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Chancellor must "get a grip" of cost-of-living crisis hitting East Dunbartonshire

Updated: Apr 17, 2023

Chancellor Rishi Sunak must use today’s Budget to “get a grip” of the cost-of-living crisis hitting families across East Dunbartonshire.

That is the message of local MP, Amy Callaghan, who has warned that Tory cuts, regressive tax hikes and the soaring cost of Brexit is leaving her constituents, businesses, and the local economy poorer and worse off.

Amy speaking in the House of Commons chamber in January 2020

The East Dunbartonshire MP said that a multi-million-pound recovery package to boost household incomes was “desperately needed” to support local families feeling the squeeze. This would include reinstating the £20 uplift to Universal Credit which would lift 1,483 children in East Dunbartonshire out of poverty, as well as an energy payment for low-income families amid spiralling energy costs that sees the cheapest deals today 50 percent higher than this time last year.

Child poverty is on the rise in East Dunbartonshire, despite Ms Callaghan’s constituency being one of the least deprived in Scotland. Currently 8.5 percent of children live in relative poverty, with 72.5 percent of those children coming from homes with at least one parent in work.

Commenting, Amy Callaghan MP said:

“The Chancellor must invest in our families and get a grip of the cost-of-living crisis hitting people in East Dunbartonshire and across these islands.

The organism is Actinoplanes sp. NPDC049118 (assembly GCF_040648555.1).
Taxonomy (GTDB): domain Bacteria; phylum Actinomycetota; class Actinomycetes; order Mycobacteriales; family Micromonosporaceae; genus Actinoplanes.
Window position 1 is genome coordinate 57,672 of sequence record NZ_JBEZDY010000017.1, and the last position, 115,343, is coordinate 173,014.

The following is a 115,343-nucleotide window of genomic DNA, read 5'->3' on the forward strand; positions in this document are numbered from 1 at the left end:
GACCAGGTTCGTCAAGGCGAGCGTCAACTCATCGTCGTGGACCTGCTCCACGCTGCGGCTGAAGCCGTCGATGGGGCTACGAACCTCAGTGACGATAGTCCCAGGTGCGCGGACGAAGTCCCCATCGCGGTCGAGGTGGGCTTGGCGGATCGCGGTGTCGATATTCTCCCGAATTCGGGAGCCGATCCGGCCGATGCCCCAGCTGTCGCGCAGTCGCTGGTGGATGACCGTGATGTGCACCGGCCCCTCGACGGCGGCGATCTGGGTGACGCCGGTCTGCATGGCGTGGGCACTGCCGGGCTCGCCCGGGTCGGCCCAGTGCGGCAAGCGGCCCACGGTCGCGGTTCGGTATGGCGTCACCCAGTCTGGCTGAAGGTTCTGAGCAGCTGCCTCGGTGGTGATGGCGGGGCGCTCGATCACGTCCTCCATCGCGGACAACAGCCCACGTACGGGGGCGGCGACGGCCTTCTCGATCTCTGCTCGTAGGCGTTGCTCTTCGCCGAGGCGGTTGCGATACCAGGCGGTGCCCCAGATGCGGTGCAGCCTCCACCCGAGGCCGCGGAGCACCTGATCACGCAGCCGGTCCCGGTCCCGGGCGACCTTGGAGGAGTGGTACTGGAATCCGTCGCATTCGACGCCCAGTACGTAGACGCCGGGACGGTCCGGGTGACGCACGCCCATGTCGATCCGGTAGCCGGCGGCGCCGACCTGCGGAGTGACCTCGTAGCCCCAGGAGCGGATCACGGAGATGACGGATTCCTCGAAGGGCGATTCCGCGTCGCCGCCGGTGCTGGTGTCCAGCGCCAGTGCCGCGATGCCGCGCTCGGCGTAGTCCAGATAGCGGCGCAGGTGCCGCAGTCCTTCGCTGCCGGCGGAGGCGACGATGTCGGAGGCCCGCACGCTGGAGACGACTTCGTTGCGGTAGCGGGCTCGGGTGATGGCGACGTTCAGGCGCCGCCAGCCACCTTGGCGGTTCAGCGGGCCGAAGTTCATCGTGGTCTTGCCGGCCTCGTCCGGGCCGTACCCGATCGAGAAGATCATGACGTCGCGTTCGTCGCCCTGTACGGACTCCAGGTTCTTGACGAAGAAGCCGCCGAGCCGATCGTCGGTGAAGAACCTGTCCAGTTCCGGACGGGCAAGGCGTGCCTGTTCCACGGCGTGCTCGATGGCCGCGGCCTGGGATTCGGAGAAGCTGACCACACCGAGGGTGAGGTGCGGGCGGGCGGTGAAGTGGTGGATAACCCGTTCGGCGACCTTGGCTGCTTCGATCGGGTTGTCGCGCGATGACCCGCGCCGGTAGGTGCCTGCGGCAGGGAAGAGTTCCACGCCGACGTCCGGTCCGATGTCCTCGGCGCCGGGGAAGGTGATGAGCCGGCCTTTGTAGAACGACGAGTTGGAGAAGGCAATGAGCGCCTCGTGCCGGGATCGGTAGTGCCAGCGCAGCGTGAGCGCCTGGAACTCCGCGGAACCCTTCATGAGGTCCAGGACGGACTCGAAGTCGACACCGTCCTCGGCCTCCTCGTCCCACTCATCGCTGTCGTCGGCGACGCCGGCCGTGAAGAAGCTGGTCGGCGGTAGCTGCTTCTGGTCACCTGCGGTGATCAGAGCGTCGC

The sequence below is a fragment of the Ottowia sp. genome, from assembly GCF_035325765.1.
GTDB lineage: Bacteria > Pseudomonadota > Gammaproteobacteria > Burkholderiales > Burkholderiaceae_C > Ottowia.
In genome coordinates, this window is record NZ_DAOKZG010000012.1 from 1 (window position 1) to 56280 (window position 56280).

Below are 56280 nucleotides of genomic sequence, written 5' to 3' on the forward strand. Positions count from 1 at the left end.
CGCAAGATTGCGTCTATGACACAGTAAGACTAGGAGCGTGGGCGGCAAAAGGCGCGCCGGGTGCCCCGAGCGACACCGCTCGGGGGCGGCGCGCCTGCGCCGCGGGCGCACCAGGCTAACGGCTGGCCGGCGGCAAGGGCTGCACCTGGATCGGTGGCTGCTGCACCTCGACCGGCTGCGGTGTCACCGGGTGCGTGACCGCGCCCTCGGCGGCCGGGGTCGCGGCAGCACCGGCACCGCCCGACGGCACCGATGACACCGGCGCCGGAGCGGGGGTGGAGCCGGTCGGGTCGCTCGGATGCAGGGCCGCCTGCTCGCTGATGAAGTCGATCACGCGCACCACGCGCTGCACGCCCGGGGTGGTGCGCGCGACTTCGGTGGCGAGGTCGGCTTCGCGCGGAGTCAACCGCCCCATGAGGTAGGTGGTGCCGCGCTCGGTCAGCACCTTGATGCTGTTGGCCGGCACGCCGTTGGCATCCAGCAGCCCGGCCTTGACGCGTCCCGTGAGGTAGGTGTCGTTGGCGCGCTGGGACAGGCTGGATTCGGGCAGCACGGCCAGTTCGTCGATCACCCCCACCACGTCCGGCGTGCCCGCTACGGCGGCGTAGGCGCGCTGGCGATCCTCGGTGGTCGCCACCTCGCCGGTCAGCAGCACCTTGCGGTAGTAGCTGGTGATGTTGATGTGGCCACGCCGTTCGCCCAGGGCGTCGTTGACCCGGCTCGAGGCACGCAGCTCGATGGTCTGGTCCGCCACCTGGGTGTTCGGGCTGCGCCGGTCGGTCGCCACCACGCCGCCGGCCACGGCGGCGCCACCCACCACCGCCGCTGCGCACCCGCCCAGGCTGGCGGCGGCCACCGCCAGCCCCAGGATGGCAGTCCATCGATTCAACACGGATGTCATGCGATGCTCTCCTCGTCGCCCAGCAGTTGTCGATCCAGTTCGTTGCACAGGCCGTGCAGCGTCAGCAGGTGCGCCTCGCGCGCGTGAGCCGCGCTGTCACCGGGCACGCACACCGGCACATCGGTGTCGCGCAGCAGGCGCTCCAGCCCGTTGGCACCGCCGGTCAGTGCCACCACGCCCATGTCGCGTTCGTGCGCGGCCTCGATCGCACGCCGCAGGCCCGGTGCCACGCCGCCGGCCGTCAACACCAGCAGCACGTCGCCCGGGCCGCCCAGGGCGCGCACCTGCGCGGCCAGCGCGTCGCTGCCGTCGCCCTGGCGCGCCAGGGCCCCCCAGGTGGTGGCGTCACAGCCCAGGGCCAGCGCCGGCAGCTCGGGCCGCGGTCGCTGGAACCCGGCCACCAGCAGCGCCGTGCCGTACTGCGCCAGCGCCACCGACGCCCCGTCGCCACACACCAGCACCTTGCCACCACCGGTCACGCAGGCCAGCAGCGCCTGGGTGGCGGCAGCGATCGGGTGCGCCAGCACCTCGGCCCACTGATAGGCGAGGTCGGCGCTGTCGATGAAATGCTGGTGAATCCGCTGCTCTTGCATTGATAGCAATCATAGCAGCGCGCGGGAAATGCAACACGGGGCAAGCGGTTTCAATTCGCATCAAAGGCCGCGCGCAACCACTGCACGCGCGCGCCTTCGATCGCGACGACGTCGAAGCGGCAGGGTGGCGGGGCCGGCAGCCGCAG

“We hear warm words from the UK government about levelling up and building back better, but so far it’s been nothing but hot air.

“In recent months, families in my constituency have been hit by a juggernaut of Tory austerity. The £20 uplift to Universal Credit has been cut, furlough support removed, and self-employment support ended – all the while inflation is up and energy prices are out of control.

“This is all during a global pandemic with unemployment in East Dunbartonshire still much higher than pre-pandemic levels.

“Minor adjustments to the minimum wage being floated by the Chancellor won’t come close to compensating families for the impact of the Universal Credit cut, let alone anything else. What’s being talked about falls far short of the radical action needed to reverse the Tory cost-of-living crisis, and it fails to deliver the help needed to get families through a tough winter.

“The Chancellor would do well to take a leaf out of the Scottish Government’s book and back up promises with real investment in families, like the £1bn that the Scottish Government has invested directly in supporting children over the last year.”

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